Broadcast and sound engineering technicians share many of the same responsibilities, but their duties may vary with their specific area of focus.

Audio and video equipment technicians set up and operate audio and video equipment. They also connect wires and cables and set up and operate sound and mixing boards and related electronic equipment.

Audio and video equipment technicians work with microphones, speakers, video screens, projectors, video monitors, and recording equipment. The equipment they operate is used for meetings, concerts, sports events, conventions, and news conferences. In addition, they may operate equipment at conferences and at presentations for businesses and universities.

Audio and video equipment technicians may also set up and operate custom lighting systems. They frequently work directly with clients and must provide solutions to problems in a simple, clear manner.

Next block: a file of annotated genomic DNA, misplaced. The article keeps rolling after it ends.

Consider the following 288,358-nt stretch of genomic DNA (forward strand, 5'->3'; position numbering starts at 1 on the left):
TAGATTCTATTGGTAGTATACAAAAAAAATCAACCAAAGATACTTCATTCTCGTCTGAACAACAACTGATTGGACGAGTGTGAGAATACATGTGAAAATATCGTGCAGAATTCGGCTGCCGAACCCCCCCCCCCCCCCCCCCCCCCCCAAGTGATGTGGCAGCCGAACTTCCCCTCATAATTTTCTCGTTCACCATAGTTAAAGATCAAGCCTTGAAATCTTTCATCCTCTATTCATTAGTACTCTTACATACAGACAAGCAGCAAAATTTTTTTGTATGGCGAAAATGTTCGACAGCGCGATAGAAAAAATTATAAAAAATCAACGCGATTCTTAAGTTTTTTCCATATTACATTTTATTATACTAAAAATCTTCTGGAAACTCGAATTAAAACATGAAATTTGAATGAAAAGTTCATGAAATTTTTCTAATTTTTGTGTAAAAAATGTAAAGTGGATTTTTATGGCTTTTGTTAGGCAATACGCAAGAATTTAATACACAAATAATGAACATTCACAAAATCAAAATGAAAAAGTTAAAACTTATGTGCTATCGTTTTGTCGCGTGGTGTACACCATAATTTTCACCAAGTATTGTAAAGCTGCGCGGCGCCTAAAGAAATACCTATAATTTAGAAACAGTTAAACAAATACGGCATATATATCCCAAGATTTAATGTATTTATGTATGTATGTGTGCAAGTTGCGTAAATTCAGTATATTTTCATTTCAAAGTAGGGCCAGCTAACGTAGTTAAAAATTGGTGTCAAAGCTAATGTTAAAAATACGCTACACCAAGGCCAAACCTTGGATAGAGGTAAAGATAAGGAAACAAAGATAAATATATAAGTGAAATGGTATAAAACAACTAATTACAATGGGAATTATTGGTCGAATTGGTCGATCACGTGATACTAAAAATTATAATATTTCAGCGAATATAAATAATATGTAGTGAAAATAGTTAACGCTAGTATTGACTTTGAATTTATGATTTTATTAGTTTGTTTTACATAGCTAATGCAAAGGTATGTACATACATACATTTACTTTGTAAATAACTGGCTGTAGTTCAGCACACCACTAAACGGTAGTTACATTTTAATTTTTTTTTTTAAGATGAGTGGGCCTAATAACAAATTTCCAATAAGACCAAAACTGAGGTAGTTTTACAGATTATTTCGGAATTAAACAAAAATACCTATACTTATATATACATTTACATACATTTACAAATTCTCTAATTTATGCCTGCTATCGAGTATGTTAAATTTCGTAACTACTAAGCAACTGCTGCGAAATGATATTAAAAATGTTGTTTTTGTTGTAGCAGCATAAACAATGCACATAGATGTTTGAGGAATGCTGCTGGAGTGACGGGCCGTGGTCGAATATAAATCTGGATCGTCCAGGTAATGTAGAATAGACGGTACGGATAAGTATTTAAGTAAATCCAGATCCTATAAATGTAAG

Broadcast technicians set up, operate, and maintain equipment that regulates the signal strength, clarity, and ranges of sounds and colors for radio or television broadcasts. They operate transmitters to broadcast radio or television programs and use computer programs to edit audio and video recordings.

Sound engineering technicians operate computers and equipment that record, synchronize, mix, or reproduce music, voices, or sound effects in recording studios, sporting arenas, theater productions, or movie and video productions. They record audio performances or events and may combine tracks that were recorded separately to create a multilayered final product. Sound engineering technicians operate transmitters to broadcast radio or television programs and use computers to program the equipment and edit audio recordings.